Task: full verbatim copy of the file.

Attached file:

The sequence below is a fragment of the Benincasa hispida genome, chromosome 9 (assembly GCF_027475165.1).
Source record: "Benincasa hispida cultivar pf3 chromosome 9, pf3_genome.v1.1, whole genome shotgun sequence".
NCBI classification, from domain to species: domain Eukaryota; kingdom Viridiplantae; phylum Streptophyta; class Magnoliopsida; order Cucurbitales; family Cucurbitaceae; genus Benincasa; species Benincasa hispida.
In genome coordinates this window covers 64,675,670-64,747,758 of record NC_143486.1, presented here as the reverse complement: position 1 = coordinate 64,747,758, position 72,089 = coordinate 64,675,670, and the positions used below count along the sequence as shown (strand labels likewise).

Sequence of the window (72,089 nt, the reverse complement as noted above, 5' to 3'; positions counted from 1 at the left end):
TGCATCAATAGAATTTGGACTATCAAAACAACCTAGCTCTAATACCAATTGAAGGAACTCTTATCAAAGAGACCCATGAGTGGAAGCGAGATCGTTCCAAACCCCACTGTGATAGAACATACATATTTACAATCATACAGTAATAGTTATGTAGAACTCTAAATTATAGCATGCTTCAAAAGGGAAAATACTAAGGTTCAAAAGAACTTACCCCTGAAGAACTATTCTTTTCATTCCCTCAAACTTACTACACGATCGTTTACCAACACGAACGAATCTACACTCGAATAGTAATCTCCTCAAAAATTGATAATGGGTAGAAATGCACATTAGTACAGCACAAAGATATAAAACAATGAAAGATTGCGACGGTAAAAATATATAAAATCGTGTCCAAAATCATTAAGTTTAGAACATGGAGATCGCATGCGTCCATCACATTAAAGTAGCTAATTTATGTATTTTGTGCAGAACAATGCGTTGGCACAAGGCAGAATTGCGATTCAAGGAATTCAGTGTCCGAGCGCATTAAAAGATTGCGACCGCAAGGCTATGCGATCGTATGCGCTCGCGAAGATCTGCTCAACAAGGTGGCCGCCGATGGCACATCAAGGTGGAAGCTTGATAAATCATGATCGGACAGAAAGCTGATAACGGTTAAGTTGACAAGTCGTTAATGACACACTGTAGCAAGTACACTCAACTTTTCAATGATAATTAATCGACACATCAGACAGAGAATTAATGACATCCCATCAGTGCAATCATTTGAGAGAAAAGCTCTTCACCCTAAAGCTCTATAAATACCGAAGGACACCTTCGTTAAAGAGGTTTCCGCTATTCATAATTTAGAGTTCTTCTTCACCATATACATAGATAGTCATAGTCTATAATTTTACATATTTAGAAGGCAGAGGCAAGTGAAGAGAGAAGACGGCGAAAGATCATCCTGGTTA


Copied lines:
The sequence below is a fragment of the Benincasa hispida genome, chromosome 9 (assembly GCF_027475165.1).
Source record: "Benincasa hispida cultivar pf3 chromosome 9, pf3_genome.v1.1, whole genome shotgun sequence".
NCBI classification, from domain to species: domain Eukaryota; kingdom Viridiplantae; phylum Streptophyta; class Magnoliopsida; order Cucurbitales; family Cucurbitaceae; genus Benincasa; species Benincasa hispida.
In genome coordinates this window covers 64,675,670-64,747,758 of record NC_143486.1, presented here as the reverse complement: position 1 = coordinate 64,747,758, position 72,089 = coordinate 64,675,670, and the positions used below count along the sequence as shown (strand labels likewise).

Sequence of the window (72,089 nt, the reverse complement as noted above, 5' to 3'; positions counted from 1 at the left end):
TGCATCAATAGAATTTGGACTATCAAAACAACCTAGCTCTAATACCAATTGAAGGAACTCTTATCAAAGAGACCCATGAGTGGAAGCGAGATCGTTCCAAACCCCACTGTGATAGAACATACATATTTACAATCATACAGTAATAGTTATGTAGAACTCTAAATTATAGCATGCTTCAAAAGGGAAAATACTAAGGTTCAAAAGAACTTACCCCTGAAGAACTATTCTTTTCATTCCCTCAAACTTACTACACGATCGTTTACCAACACGAACGAATCTACACTCGAATAGTAATCTCCTCAAAAATTGATAATGGGTAGAAATGCACATTAGTACAGCACAAAGATATAAAACAATGAAAGATTGCGACGGTAAAAATATATAAAATCGTGTCCAAAATCATTAAGTTTAGAACATGGAGATCGCATGCGTCCATCACATTAAAGTAGCTAATTTATGTATTTTGTGCAGAACAATGCGTTGGCACAAGGCAGAATTGCGATTCAAGGAATTCAGTGTCCGAGCGCATTAAAAGATTGCGACCGCAAGGCTATGCGATCGTATGCGCTCGCGAAGATCTGCTCAACAAGGTGGCCGCCGATGGCACATCAAGGTGGAAGCTTGATAAATCATGATCGGACAGAAAGCTGATAACGGTTAAGTTGACAAGTCGTTAATGACACACTGTAGCAAGTACACTCAACTTTTCAATGATAATTAATCGACACATCAGACAGAGAATTAATGACATCCCATCAGTGCAATCATTTGAGAGAAAAGCTCTTCACCCTAAAGCTCTATAAATACCGAAGGACACCTTCGTTAAAGAGGTTTCCGCTATTCATAATTTAGAGTTCTTCTTCACCATATACATAGATAGTCATAGTCTATAATTTTACATATTTAGAAGGCAGAGGCAAGTGAAGAGAGAAGACGGCGAAAGATCATCCTGGTTA